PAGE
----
If you've ever tried to make something in the workshop AND take photos of it at the same time, you know it can get hectic. Remembering to do both jobs, knowing exactly what you are going to do so you don't take photos of the wrong stuff, etc. So I already thought it was pretty incredible that he could not only do that but ALSO animate it (i.e. the lifelike clamps and in general remembering what each thing was "doing" to move it for each frame).

Then, in the comments: I do the exposure manually for each shot, then it won't flicker as much between frames.

W
T
F
posted by DU at 10:16 AM on April 27, 2013 [3 favorites]


Beautiful tools. Beautiful bowl.

(In the back of my head I can hear my woodworking teacher; "Stop fucking around in the shop, you'll lose a finger!")
posted by R. Mutt at 10:19 AM on April 27, 2013


Those bowls don't make themselves.

This is really beautiful.
posted by salishsea at 10:22 AM on April 27, 2013


loving these sorts of processes is why i follow r/ArtisanVideos.
posted by nadawi at 10:28 AM on April 27, 2013 [1 favorite]


What a lovely video. My grandfather was Ray Allen. I'm told he was one of the guys that pioneered this segmented business. It bring back a lot of memories me watching him design his bowls and cutting jigs and rigs and whatchamacallits to make sure every angle was correct. Racks of exotic wood hung from the sides of the walls and the rafters - shades of red, yellow and black. Sawdust was everywhere and huge fans blowing out the dust masked almost all ambient noises other than saws. His designs were intricate and very time consuming - he never had a computer all his designs were done on huge sheets of graph paper with drafting tools. It would often take months to finish a piece, but he enjoyed every single moment of it.
posted by Brent Parker at 10:38 AM on April 27, 2013 [18 favorites]


I was watching the video and thinking "how is all this going to come together to make a bowl?" and then suddenly it did, and my mind is blown.
posted by Solomon at 10:49 AM on April 27, 2013 [8 favorites]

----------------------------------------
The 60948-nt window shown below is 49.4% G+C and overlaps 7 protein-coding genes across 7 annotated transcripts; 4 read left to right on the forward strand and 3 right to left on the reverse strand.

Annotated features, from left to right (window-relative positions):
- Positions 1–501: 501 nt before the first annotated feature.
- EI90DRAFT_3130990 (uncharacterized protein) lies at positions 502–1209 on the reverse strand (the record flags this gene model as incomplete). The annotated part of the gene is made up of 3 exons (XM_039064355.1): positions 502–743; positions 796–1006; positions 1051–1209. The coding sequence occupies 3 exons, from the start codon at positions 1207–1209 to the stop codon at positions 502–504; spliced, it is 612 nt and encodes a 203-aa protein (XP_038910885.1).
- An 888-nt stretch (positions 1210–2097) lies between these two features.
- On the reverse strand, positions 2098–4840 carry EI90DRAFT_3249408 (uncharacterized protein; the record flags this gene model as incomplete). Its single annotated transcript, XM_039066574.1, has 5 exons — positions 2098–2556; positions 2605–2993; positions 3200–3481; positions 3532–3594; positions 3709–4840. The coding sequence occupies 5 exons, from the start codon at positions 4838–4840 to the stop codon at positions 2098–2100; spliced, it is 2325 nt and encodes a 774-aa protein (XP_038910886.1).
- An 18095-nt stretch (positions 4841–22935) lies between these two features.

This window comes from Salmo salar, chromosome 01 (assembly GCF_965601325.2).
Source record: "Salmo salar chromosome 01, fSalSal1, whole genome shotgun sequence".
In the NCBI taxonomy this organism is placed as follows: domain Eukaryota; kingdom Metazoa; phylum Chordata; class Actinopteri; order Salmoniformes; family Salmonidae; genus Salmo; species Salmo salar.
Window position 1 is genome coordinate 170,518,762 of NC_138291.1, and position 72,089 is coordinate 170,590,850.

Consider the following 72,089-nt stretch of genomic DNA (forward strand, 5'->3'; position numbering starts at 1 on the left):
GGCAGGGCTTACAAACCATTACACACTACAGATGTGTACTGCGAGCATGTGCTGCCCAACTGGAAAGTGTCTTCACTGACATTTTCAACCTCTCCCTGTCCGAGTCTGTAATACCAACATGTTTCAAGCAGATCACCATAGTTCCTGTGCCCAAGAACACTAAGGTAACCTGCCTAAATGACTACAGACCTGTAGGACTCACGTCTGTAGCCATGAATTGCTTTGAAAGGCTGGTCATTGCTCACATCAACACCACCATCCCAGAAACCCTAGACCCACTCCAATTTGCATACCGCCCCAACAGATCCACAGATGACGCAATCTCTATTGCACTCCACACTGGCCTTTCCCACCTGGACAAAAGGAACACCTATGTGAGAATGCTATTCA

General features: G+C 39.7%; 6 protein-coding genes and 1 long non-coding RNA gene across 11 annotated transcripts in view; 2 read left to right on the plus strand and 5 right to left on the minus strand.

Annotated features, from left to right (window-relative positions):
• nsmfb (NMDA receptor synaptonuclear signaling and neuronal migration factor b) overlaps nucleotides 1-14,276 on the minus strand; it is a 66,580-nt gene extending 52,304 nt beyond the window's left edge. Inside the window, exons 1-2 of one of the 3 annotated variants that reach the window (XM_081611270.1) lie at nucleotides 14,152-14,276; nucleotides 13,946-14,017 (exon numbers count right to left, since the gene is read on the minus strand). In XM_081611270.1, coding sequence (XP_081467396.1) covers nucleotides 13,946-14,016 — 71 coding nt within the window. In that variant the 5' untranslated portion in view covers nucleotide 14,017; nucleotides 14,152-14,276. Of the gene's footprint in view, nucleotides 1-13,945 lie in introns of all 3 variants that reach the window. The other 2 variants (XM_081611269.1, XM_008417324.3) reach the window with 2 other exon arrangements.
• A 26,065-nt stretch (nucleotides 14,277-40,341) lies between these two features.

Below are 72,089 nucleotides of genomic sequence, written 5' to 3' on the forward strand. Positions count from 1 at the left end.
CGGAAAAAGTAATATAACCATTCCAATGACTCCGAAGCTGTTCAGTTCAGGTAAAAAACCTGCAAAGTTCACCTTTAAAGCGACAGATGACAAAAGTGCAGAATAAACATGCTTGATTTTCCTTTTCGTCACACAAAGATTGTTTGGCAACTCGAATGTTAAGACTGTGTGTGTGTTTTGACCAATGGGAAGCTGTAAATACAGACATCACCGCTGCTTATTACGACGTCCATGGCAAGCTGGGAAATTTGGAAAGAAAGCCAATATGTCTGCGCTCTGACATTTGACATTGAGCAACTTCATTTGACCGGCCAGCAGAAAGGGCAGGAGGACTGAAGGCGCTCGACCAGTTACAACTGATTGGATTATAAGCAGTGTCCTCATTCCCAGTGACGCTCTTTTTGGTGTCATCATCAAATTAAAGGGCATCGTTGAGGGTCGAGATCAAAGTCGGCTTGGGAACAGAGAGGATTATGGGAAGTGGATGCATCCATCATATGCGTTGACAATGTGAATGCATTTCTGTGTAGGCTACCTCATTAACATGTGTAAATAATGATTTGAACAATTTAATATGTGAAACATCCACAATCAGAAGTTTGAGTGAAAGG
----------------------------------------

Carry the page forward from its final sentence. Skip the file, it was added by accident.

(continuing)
I believe in magic when I see it.
posted by mule98J at 11:11 AM on April 27, 2013


Was the cello intonation really that sloppy? I actually thought it was part of the piece. Like, two lines playing in different keys. It gives it character, ya know?
posted by sixohsix at 11:18 AM on April 27, 2013


That was more than two tunings worth of pitches (not to mention key signatures).
posted by idiopath at 11:28 AM on April 27, 2013


Then, in the comments: I do the exposure manually for each shot, then it won't flicker as much between frames.

That means you put the camera on a tripod, look through the lens and set the exposure so the in-viewfinder meter says it's right, and don't change it for the rest of the series. It's not at all difficult, and barely any additional effort, but it makes a huge difference to have all the frames of animation exposed the same. I think that's exactly the kind of thing that being a carpenter is all about - knowing what small steps along the way will make the later steps easier or the end result better.
posted by aubilenon at 11:44 AM on April 27, 2013


Frank's video inspired me to set up a camera and record both some video and a series of stop-motion photos showing the installation of an engine in an old car. All of that raw footage is right here in a directory, mocking me.

Even doing a blog post with ten photos in it is hard; when I'm working on something, I generally get into a groove and forget to continue taking photos. Plus later the actual writing of the blog post takes as long as the project, sometimes, which means I can't be working on yet another project.

I guess it would be one thing if the putting-together-of-the-how-to was as much fun as the physical work, but I sit on my ass all day in front of this box; these days I have way more fun when my non-work involves something else.
posted by maxwelton at 12:04 PM on April 27, 2013


Frank's video inspired me to set up a camera and record both some video and a series of stop-motion photos showing the installation of an engine in an old car.